What has the Albatross done for you lately? The cavernous Berkeley institution turns forty next year, and it's showing its age. We mean that in a good way -- its booths are cuddly-comfy and its surprisingly numerous warrens stretch out from the bar like mama's open arms. But if the dog-friendly, lived-in look -- not to mention pool tables, dartboards, and board games aplenty, fifty bottled beers, and fourteen on tap -- isn't enough for you, the Albatross also offers free, live music Wednesdays and Saturdays. Tonight at 9 p.m., the entertainment will be provided by Craig Fletcher (banjo, guitar), Jeff Ward (mandolin, guitar), Ran Bush (acoustic bass), and John MacFarlane (fiddle), aka the Whiskey Brothers, purveyors of classic western swing, bluegrass, and appropriate originals. 1822 San Pablo Ave. (at Hearst). 510-847-2473.
If Bay Area politics had an official spokesmodel, it would be Greg Palast. The LA-born, England-dwelling journalist may do most of his reporting for the UK's Guardian, Observer, and the BBC, but California just loves this man. Last month, California State University's School of Journalism gave the author of The Best Democracy Money Can Buy two more Project Censored awards. Prior to becoming British journalism's favorite American expat, Palast fought the good fight by unearthing the doctored safety records that proved the Exxon Valdez crash was unavoidable, negotiating contracts for the United Steelworkers Union in Chicago, and helping to start a consumer rights organization in Peru. This evening at 7 p.m., he speaks at King Middle School, 1781 Rose St., Berkeley, to benefit San Francisco's Media Alliance. Tickets cost $10 and can be purchased from 415-546- 6334, ex. 300, or Media-Alliance.org
It's no wonder that, in an age when treacle like "Baby boy you stay on my mind/fulfill my fantasies/I think about you all the time/I see you in my dreams" passes for love poetry, the work of Maulana Rumi still sells like hot cupcakes. "The minute I heard my first love story/I started looking for you/not knowing/how blind that I was/Lovers don't finally meet somewhere/They're in each other all along." Though the object of the 13th-century mystic's lyrical affection was God, his poems are still a favorite purchase come Valentine's Day. Tonight at St. John's Church (2727 College Ave., Berkeley), Dr. Andrew Vidich will discuss "Rumi: The Way of the Heart," sharing meditation techniques and exploring the spiritual essence of the great poet's work. The talk is free and starts at 7:15 p.m., with a vegetarian reception to follow. Information: 707-226-7703, or SOS-CA.org
Chopped Mercs. Hemi 'Cudas. Lil' deuce coupes. If these euphonious phrases get your fluids stewing, then hop in your Honda Civic and head down to the K&N Filters/Goodguys Fourteenth Autumn Get-Together, a rather clumsily named car show that starts today at the Alameda County Fairgrounds. Gates open at 8 a.m. both days for this automotive spectacular, featuring over 2,500 American-powered hot rods, customs, classics, and muscle cars of all makes, models, and eras parked throughout the grounds. There's also an indoor car show with commercial exhibits, a swap meet, and more. (We imagine there will be some babes in bikinis, too, but don't quote us.) General admission costs $12 for adults, $6 for kids 7-12, and free for 6 and under. There's an $8 fee for parking at the fairgrounds, which can be found at 4501 Pleasanton Ave. in Pleasanton. Goodguys: 925-838-9876, or Good-Guys.com; Alameda County Fairgrounds: 925-426-7600, or AlamedaCountyFair.com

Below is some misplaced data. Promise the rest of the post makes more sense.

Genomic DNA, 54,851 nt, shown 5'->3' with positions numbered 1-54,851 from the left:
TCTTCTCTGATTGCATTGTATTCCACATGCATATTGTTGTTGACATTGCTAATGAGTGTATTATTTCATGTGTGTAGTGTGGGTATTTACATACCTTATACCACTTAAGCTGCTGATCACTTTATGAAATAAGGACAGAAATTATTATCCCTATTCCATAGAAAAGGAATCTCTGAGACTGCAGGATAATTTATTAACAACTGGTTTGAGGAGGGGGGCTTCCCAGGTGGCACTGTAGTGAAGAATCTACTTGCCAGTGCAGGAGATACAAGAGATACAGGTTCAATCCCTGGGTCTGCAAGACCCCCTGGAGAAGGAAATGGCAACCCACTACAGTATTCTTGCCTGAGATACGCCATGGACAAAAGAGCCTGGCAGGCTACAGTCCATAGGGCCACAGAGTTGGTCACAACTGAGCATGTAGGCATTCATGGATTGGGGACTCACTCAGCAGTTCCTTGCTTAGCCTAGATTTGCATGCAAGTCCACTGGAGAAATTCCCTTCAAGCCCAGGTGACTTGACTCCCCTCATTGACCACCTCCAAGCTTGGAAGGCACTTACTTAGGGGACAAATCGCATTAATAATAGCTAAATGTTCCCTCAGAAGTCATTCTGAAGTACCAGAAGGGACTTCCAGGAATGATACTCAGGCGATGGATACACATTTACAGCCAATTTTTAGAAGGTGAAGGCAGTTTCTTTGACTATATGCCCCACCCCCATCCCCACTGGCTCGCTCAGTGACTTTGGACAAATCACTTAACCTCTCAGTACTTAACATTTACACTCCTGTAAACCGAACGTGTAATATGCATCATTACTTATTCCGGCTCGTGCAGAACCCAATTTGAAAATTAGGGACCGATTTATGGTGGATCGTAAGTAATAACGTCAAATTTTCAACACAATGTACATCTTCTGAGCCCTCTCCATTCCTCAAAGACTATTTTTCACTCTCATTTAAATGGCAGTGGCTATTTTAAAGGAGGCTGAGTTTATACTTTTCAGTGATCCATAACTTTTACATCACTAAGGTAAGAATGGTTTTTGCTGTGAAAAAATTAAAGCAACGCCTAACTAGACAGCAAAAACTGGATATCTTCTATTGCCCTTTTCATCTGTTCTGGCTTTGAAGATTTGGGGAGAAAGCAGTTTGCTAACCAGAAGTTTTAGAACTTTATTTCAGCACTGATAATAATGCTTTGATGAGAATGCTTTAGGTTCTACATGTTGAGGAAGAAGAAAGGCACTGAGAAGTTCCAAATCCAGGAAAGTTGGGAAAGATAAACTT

The first time classical vocalist Jessye Norman heard the contralto of Marian Anderson, she cried. "I listened," she recalls, "thinking, 'This can't be just a voice, so rich and beautiful.' It was a revelation." Anderson had to emigrate to London in 1925 to begin her professional career, and, shortly after returning to the States a decade later, she faced off with the Daughters of the Revolution when they refused to let her sing in DC's Constitution Hall. It's no surprise that Anderson sang the spirituals of her childhood as often as she did the classical arias that were her bread and butter. Learn more today from 3:30 to 5:30 p.m., when Friends of Negro Spirituals present Marian Anderson's Negro Spirituals Singing Journey, a forum hosted by Light Devoy Harris and featuring members of the University of Light performing Anderson's story and songs. The free program takes place at the West Oakland Senior Center, 1724 Adeline St. 510-835-5140.
As a mother and former public defender, both Israeli-born Berkeleyite Ayelet Waldman's Daughter's Keeper and her Mommy-Track Mysteries series were inspired by the combined experience of her years spent lawyering and mommying. There's no telling what the subject matter of her next book will be -- perhaps the story of an author whose husband's books are always mentioned in articles about your own. You can ask the multifaceted Waldman this and other rude questions when she gives a talk at 10 a.m. at the Contra Costa JCC (2071 Tice Valley Blvd, Walnut Creek), as part of the Fifteenth Annual Jewish Book Festival. Admission costs $5; call 925-938-7800 or e-mail email@example.com for more information.
And now, for a completely different Waldman: Ken Waldman, aka Alaska's Fiddling Poet, starts off a week's worth of Northern California dates tonight (8 p.m.) at the Freight & Salvage, 1111 Addison St., Berkeley. The old-time musician and Beat-style wordsmith will be joined by East Bay musicians including guitarist and fiddler Ray Bierl, banjo player Brendan Doyle, and the Squirrelly String Band. Cover is $15.50. You can check the man out at KenWaldman.com or call the Freight at 510-548-1761.
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